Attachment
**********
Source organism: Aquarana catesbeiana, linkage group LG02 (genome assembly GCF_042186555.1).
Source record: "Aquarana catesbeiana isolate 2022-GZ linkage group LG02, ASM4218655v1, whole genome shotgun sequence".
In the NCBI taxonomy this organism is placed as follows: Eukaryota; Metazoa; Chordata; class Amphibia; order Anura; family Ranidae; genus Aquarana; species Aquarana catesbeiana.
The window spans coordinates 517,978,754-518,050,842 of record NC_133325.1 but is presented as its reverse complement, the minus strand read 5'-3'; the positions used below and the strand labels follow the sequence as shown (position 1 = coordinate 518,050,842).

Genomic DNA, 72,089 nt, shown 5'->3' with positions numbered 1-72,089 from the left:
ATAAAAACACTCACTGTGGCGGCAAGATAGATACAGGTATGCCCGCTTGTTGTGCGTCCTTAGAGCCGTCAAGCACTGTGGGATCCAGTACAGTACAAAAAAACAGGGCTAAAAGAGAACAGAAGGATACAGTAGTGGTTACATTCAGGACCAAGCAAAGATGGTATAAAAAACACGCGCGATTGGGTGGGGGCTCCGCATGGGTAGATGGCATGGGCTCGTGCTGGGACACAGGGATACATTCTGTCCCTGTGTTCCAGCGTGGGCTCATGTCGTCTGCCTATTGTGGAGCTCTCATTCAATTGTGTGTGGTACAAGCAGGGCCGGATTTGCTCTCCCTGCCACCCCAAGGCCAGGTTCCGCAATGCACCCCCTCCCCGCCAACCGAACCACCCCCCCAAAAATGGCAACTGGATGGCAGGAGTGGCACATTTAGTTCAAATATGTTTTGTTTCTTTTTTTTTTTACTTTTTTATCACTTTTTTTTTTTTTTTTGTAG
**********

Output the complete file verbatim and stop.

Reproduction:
Source organism: Aquarana catesbeiana, linkage group LG02 (genome assembly GCF_042186555.1).
Source record: "Aquarana catesbeiana isolate 2022-GZ linkage group LG02, ASM4218655v1, whole genome shotgun sequence".
In the NCBI taxonomy this organism is placed as follows: Eukaryota; Metazoa; Chordata; class Amphibia; order Anura; family Ranidae; genus Aquarana; species Aquarana catesbeiana.
The window spans coordinates 517,978,754-518,050,842 of record NC_133325.1 but is presented as its reverse complement, the minus strand read 5'-3'; the positions used below and the strand labels follow the sequence as shown (position 1 = coordinate 518,050,842).

Genomic DNA, 72,089 nt, shown 5'->3' with positions numbered 1-72,089 from the left:
ATAAAAACACTCACTGTGGCGGCAAGATAGATACAGGTATGCCCGCTTGTTGTGCGTCCTTAGAGCCGTCAAGCACTGTGGGATCCAGTACAGTACAAAAAAACAGGGCTAAAAGAGAACAGAAGGATACAGTAGTGGTTACATTCAGGACCAAGCAAAGATGGTATAAAAAACACGCGCGATTGGGTGGGGGCTCCGCATGGGTAGATGGCATGGGCTCGTGCTGGGACACAGGGATACATTCTGTCCCTGTGTTCCAGCGTGGGCTCATGTCGTCTGCCTATTGTGGAGCTCTCATTCAATTGTGTGTGGTACAAGCAGGGCCGGATTTGCTCTCCCTGCCACCCCAAGGCCAGGTTCCGCAATGCACCCCCTCCCCGCCAACCGAACCACCCCCCCAAAAATGGCAACTGGATGGCAGGAGTGGCACATTTAGTTCAAATATGTTTTGTTTCTTTTTTTTTTTACTTTTTTATCACTTTTTTTTTTTTTTTTGTAG